Bicknell, M (DNB00)
BICKNELL, M— 1695?–1723), actress, was sister of Mrs. Younger, an actress, who survived her some years. Mrs. Younger informed Mrs. Saunders, a well-known actress who had for some years quitted the stage, that her father and mother, James and Margaret Younger, were born in Scotland; that the former rode in the third troop of the Guards, and served several years in Flanders under King William, and that the latter was a Keith, ‘nearly related to the late earl marshall.’ The letter giving these facts is written from Watford to the author of the ‘History of the English Stage,’ obviously in response to a request for information, and is dated 22 June 1736. It does not appear whether the name of Bicknell, which is frequently written Bignell, was taken for the purpose of distinguishing the bearer from her sister, or whether it is that of a husband. On 7 Nov. 1706 we first hear of Mrs. Bicknell playing, at the Haymarket, ‘Edging, a Chambermaid,’ in ‘The Careless Husband’ of Cibber, her associates including Wilks, Cibber, Mrs. Oldfield, and Mrs. Barry. Subsequent years saw her appear as Miss Prue in Congreve's ‘Love for Love,’ Miss Hoyden in the ‘Relapse’ of Vanbrugh, Melantha (the great rôle of Mrs. Mountfort) in ‘Marriage à la Mode,’ and other characters of which sauciness and coquetry are the chief features. Her name appears to a petition signed by Barton Booth and other actors of Drury Lane Theatre, presented apparently about 1710 to Queen Anne, complaining of the restrictions upon the performances of the petitioners imposed by the lord chamberlain. She remained at Drury Lane from 1708 to 1721, on 14 Feb. of which year she ‘created’ the character of Lady Wrangle in Cibber's comedy, the ‘Refusal.’ Her last recorded appearance was on 2 April 1723. The ‘Daily Journal’ of 25 May following announces her death from consumption. Steele had a high opinion of her. In the ‘Tatler’ for 5 May 1709 he calls her pretty Mrs. Bignell, and in that for 16 April previous he says that in the ‘Country Wife’ she ‘did her part very happily, and had a certain grace in her rusticity, which gave us hopes of seeing her a very skilful player, and in some parts supply our loss of Mrs. Verbruggen.’ In the ‘Spectator’ for Monday, 5 May 1712, he talks of her ‘agreeable girlish person,’ and her ‘capacity of imitation,’ and in the ‘Guardian’ for 8 May 1713 he calls her his friend, and gives a singularly pleasant picture of her winning ways. Her signature to the petition mentioned above is M. Bicknell, suggesting that her name might be Margaret, like her mother.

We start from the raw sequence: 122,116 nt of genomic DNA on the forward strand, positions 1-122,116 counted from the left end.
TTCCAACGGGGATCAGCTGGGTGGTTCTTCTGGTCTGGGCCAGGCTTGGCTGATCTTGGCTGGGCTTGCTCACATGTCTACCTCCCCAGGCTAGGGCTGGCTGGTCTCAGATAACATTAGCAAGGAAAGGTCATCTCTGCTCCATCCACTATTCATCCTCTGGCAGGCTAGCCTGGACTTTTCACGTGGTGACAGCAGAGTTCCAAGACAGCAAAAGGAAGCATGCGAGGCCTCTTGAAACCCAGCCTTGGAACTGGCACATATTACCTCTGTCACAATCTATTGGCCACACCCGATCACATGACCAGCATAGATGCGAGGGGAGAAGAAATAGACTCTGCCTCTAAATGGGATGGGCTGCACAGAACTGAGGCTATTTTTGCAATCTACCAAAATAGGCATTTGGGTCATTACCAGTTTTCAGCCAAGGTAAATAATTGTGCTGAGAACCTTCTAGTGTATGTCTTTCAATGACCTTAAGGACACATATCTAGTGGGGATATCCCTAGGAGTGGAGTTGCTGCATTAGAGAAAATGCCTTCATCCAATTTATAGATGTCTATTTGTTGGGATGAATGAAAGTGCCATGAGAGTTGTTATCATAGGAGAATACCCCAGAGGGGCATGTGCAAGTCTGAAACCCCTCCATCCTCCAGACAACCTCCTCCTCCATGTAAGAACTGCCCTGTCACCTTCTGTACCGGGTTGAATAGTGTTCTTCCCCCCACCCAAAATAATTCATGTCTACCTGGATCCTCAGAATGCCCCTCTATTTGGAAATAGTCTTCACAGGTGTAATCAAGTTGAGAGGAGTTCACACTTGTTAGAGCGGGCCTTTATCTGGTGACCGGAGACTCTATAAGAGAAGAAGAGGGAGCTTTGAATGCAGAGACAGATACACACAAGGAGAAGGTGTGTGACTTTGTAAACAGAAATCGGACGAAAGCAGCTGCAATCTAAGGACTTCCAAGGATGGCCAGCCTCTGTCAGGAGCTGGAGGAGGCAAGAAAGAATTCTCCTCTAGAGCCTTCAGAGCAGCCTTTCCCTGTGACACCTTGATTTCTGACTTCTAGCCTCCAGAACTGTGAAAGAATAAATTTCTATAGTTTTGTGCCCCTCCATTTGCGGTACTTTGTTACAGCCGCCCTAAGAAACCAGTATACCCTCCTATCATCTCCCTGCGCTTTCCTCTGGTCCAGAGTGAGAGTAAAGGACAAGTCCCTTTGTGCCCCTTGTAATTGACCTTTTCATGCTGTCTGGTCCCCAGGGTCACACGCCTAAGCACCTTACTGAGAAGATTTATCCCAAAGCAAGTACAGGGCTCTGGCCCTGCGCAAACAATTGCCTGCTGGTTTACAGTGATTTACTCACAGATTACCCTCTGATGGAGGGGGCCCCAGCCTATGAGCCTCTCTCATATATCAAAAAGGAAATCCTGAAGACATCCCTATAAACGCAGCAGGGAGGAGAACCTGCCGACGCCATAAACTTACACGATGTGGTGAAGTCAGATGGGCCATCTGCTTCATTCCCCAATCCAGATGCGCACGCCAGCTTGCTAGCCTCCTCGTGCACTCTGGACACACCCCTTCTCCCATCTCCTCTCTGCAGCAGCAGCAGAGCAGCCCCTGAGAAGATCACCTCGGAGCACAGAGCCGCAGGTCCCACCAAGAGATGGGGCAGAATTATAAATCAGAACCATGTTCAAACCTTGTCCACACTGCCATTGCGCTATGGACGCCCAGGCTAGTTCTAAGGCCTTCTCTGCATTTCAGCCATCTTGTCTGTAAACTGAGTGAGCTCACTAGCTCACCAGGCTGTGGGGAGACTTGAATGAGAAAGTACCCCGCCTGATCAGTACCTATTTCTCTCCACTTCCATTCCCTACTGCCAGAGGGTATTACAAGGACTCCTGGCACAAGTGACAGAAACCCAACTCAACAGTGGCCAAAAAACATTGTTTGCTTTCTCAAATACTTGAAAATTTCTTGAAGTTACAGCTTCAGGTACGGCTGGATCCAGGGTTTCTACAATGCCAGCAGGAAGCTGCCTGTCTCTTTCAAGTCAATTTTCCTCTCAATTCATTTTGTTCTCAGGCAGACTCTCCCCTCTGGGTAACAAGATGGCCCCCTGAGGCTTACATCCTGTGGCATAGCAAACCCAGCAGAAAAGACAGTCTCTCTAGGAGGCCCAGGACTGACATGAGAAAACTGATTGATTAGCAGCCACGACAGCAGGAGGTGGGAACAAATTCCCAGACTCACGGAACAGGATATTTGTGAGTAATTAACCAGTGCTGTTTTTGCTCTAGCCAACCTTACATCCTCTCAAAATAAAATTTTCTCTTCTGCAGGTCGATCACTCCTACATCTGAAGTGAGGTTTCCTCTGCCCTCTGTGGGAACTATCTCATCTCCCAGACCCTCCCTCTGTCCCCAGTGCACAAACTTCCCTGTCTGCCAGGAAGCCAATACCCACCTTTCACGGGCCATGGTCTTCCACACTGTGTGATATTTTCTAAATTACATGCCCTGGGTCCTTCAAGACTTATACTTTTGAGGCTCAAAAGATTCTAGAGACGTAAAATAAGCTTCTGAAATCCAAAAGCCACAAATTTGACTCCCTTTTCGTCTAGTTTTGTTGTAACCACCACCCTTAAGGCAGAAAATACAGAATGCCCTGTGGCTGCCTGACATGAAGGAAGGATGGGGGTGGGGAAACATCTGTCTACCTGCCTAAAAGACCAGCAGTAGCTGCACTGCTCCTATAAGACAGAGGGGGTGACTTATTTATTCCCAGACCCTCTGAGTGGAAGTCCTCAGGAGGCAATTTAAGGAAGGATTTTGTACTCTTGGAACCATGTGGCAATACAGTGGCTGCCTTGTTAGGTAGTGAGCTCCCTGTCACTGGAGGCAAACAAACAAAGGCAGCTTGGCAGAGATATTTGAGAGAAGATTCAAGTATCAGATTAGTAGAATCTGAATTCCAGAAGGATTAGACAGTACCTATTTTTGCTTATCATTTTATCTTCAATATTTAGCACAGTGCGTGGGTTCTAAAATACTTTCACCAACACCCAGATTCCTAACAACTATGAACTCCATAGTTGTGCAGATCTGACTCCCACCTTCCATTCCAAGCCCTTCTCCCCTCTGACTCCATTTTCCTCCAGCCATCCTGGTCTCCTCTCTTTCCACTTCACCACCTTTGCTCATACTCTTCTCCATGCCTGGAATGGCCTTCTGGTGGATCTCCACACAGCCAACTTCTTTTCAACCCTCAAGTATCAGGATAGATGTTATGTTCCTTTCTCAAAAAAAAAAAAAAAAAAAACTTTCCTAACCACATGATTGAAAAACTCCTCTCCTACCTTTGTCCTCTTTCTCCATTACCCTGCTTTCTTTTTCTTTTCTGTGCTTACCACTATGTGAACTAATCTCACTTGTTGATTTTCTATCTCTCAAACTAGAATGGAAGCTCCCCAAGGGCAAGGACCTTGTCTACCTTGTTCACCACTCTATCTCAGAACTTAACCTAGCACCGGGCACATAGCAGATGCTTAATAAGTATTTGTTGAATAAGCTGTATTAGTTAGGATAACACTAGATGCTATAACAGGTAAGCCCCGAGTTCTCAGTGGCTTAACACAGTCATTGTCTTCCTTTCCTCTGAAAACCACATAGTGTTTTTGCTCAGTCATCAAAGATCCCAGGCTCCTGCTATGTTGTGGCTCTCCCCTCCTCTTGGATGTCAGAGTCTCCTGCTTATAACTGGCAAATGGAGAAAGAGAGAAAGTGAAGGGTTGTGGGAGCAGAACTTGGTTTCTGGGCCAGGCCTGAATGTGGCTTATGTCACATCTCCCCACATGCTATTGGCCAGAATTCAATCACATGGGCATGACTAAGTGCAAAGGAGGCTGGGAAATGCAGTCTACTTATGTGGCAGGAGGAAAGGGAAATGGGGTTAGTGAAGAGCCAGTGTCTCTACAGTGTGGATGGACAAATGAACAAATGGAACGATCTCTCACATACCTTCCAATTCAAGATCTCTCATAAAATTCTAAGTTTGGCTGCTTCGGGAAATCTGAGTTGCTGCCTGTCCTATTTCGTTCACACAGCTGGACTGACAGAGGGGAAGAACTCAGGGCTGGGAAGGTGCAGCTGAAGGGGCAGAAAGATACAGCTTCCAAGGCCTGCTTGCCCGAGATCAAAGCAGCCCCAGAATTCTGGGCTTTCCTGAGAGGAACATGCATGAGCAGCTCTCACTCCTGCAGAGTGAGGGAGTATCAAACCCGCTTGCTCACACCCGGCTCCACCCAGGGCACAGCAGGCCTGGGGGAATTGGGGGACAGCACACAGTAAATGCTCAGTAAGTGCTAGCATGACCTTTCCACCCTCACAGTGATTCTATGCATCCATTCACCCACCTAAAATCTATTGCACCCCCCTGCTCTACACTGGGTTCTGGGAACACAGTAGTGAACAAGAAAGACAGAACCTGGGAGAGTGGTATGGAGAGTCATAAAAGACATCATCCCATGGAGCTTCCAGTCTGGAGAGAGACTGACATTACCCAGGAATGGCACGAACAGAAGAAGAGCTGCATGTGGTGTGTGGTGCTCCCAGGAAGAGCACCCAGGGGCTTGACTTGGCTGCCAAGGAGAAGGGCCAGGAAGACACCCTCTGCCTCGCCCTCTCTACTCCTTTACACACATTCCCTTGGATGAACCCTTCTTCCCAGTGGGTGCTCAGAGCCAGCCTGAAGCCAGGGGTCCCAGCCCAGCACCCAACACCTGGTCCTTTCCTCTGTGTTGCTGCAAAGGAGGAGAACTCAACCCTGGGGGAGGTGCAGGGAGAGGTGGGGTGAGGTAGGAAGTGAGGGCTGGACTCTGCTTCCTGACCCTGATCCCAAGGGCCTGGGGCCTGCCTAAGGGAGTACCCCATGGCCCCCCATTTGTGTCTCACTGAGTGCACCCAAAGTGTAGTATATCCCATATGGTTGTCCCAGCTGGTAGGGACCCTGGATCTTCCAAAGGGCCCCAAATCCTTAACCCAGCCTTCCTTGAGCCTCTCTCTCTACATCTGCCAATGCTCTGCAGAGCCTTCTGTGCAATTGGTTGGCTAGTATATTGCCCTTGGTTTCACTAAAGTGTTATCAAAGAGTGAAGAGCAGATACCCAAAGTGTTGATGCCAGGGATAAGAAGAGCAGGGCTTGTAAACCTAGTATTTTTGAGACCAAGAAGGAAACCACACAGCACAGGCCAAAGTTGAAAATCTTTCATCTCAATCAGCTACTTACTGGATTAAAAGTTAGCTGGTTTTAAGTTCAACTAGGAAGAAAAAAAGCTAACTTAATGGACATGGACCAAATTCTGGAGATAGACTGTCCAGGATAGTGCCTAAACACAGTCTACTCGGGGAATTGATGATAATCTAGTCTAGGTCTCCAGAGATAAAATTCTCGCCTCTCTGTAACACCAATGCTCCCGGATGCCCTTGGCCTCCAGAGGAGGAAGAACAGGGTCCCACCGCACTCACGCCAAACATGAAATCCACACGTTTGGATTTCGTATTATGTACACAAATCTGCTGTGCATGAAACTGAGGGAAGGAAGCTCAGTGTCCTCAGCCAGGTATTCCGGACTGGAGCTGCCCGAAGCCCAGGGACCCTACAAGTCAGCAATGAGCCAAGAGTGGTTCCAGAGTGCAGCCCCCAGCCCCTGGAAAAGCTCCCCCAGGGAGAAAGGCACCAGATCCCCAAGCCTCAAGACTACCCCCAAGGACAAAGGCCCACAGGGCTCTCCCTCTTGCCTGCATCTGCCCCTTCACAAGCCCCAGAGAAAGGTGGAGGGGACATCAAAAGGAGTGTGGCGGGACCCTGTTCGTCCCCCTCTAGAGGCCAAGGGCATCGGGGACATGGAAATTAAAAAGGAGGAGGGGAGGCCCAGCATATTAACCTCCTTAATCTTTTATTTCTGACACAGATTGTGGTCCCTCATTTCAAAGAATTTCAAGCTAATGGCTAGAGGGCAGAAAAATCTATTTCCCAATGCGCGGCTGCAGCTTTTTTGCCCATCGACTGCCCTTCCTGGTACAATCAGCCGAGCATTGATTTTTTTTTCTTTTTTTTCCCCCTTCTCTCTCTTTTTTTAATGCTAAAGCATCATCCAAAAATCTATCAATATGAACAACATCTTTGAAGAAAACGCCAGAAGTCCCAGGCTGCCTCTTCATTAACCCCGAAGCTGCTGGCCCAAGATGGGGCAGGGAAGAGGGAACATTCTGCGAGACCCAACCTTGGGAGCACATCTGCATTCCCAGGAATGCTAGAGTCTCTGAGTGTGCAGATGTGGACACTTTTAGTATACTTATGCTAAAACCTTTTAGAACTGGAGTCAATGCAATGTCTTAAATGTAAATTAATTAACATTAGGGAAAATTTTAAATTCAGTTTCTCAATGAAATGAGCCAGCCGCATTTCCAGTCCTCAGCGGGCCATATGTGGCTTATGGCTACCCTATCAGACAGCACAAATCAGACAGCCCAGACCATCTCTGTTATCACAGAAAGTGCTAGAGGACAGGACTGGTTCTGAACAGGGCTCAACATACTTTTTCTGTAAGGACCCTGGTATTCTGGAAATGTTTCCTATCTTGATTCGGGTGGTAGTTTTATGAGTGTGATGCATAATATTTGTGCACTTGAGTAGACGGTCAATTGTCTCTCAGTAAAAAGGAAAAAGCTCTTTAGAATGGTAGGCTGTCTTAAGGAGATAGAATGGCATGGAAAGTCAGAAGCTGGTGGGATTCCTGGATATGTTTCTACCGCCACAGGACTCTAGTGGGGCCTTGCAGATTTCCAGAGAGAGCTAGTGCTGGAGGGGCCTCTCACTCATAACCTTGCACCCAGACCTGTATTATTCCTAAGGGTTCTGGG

[Genest's English Stage; History of the English Stage (Curll), 1741; Davies's Dramatic Miscellanies; Chalmers's British Essayists, vols, i., xi., 16.]